top of page
  • siyabonga39

FrightFest Halloween Sacrifice (2020)

4 / 5 ( 1 vote )

Staff Writer

Review Overview

Colours out of space


Folk horror vs Lovecraft


Menacing sense of entrapment

7/10 Rating 7/10

Andy Collier and Toor Mian’s cosmic folk horror entraps the viewer along with its central couple.

Director: Andy Collier, Toor Mian Cast: Sophie Stevens, Ludovic Hughes, Barbara Crampton, Lukas Loughran, Johanna Adde Dahl Certificate: TBC Watch Sacrifice online in the UK: FrightFest Halloween

At the heart of Sacrifice is a painting of a man on a tiny vessel, its tattered sails surrounded by monstrous waves. This image of being lost at sea will come to pervade both the film and its reception, as writer/directors Andy Collier and Toor Mian (Charismata, 2017) compound irrationalities and anxieties to bring a disorienting sense of doom. It is the painting’s odd tinges of the colour purple, though, that really draw the eye.

In fact Sacrifice opens with colour, as billowing clouds of vivid blues, yellows, greens, purples and reds resolve in an image of blood being hurriedly washed down a kitchen sink by a panicking woman. Speaking Norwegian, she wakes her young son and flees with him by boat – and then we cut to 25 years later as Isaac (Ludovic Hughes) recrosses those waters with his heavily pregnant wife Emma (Sophie Stevens). After the recent death of his mother, Isaac has returned from the US to reclaim his legacy – the home on a remote island in Norway where he once lived with both his parents. Initially the plan is to sell on the property, but Isaac learns what happened to his father from sheriff-cum-religious priestess Renate (the great Barbara Crampton – wait till you hear her say the word “murder”). As he comes to recognise that the community’s water-worshipping culture is part of his own blood heritage, Emma has a succession of vivid nightmares and starts to wonder if they ever will, or even can, leave.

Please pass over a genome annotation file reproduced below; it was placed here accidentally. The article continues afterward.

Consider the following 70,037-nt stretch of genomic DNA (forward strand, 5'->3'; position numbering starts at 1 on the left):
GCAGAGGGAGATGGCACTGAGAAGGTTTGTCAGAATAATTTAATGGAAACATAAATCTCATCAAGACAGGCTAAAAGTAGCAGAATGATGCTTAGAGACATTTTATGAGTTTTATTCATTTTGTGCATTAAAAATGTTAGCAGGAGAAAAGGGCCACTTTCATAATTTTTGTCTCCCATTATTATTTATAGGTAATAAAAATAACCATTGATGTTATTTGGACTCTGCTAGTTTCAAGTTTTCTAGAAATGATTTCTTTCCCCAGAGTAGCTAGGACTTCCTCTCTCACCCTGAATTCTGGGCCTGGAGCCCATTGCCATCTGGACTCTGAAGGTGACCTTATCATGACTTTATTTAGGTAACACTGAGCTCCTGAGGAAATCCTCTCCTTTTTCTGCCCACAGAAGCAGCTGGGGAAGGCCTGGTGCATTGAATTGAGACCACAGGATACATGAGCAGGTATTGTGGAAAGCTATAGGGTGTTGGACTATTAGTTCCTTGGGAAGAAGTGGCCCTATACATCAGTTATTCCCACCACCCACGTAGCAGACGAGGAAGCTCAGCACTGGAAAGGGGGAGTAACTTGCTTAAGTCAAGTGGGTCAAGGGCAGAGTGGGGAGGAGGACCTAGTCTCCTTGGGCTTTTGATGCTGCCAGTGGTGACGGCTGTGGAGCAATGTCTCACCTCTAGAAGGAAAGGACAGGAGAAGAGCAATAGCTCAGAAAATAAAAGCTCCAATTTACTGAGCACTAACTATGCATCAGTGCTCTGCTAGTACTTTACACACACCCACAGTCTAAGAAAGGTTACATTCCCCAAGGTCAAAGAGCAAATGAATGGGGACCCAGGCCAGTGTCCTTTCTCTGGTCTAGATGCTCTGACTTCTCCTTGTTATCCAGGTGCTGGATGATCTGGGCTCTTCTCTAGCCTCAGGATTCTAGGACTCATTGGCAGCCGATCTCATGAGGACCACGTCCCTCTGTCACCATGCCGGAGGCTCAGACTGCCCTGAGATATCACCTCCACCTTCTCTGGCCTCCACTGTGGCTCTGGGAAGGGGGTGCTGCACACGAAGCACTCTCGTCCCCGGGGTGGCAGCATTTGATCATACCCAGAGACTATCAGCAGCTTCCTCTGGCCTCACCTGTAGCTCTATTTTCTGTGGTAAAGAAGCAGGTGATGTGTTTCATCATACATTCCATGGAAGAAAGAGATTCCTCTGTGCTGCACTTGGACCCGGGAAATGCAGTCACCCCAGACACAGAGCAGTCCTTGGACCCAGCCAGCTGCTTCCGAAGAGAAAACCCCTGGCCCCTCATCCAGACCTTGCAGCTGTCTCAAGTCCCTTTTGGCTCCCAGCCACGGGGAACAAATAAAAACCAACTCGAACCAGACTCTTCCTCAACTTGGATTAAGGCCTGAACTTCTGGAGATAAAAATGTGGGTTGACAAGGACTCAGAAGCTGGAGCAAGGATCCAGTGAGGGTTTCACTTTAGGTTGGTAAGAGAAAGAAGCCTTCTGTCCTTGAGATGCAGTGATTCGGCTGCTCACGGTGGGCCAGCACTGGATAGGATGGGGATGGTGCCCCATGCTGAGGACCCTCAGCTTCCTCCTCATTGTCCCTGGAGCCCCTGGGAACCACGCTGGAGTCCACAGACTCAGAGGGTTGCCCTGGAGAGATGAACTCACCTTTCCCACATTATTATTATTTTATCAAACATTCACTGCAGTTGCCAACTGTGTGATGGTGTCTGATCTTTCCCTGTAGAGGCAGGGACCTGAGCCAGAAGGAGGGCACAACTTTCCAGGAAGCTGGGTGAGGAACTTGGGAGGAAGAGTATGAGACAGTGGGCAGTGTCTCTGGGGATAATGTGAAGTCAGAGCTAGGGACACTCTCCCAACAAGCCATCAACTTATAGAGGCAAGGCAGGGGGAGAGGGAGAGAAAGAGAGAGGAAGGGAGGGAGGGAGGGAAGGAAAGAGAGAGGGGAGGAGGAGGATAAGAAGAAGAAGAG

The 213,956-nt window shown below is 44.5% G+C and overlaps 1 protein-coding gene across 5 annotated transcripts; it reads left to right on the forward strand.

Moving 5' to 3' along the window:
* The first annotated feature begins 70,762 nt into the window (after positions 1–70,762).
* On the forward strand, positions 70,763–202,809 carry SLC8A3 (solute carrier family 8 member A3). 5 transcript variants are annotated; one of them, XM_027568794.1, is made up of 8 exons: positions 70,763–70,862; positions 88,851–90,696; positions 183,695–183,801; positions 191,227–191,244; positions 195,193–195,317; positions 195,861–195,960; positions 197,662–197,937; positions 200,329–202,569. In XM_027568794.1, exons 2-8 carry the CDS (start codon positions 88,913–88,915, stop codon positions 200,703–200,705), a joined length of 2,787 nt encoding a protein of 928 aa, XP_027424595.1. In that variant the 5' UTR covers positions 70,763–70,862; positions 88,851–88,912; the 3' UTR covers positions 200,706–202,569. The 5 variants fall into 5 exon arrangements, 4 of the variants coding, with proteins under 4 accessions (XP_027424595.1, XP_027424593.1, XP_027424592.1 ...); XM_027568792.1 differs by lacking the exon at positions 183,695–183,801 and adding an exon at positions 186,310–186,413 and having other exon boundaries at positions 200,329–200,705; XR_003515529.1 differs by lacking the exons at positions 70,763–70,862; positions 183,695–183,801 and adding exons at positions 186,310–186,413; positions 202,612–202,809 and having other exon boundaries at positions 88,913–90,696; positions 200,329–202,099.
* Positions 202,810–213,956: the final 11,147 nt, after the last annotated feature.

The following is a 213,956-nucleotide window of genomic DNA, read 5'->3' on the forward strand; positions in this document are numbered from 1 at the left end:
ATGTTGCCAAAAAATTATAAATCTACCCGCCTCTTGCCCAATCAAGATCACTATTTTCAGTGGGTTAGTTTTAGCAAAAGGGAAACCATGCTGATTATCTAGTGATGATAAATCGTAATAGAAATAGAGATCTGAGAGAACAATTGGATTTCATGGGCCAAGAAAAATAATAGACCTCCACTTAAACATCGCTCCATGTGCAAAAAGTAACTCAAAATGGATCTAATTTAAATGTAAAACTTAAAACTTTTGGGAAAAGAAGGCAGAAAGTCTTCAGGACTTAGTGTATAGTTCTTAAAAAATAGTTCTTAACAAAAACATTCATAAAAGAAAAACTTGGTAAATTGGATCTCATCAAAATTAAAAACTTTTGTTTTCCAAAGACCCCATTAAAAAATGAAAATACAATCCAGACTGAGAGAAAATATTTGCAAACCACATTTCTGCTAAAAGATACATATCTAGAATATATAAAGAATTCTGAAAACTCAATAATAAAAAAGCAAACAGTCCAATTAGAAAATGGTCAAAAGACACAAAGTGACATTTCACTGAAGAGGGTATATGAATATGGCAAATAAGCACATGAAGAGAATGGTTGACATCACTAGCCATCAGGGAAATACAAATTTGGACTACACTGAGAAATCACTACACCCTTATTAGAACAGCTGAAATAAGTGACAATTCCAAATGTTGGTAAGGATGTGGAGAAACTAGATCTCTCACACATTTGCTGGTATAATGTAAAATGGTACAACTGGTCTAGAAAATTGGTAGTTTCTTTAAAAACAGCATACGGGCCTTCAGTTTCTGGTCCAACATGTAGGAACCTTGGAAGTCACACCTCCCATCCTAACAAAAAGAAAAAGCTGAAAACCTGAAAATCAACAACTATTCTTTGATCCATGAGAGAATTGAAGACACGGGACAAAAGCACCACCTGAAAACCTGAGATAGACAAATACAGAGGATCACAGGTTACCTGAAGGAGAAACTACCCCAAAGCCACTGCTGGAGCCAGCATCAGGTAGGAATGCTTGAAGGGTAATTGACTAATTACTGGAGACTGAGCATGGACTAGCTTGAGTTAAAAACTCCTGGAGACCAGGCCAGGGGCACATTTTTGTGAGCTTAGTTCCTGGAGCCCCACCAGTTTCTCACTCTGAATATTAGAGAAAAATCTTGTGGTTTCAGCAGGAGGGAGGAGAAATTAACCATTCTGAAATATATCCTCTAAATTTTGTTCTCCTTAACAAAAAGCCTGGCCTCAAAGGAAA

Much as Isaac becomes conflicted between his mostly forgotten Norse origins and his American upbringing – he even has two separate surnames (Pickman/Jorsted) to mark his duality – Sacrifice too comes divided in its influences. Adapted from Paul Kane’s short story Men of the Cloth (whose events are here relocated to the fjords from their original English setting), the film is certainly folk horror, as the village, with its creepy totems, peculiar pagan practices and seductive temptresses, sits somewhere on the map between The Wicker Man and Midsommar. Yet all the ancient sea gods, tentacular visions, Cthulhu-like effigies, and the dominance of unearthly purples and oranges – extending beyond the night sky’s aurora borealis to the film’s interior palettes – all point to the cosmic horror of HP Lovecraft (expressly acknowledged in opening text as an inspiration alongside Kane).

So like those swirling, blending colours in the film’s opening sequence, Sacrifice offers a blurring of identities and genres, all of which combine to create a pretty, multi-hued picture, but also confuse – and lose – the viewer in wave after wave of community conspiracy and mystic manipulation.

0 views0 comments
bottom of page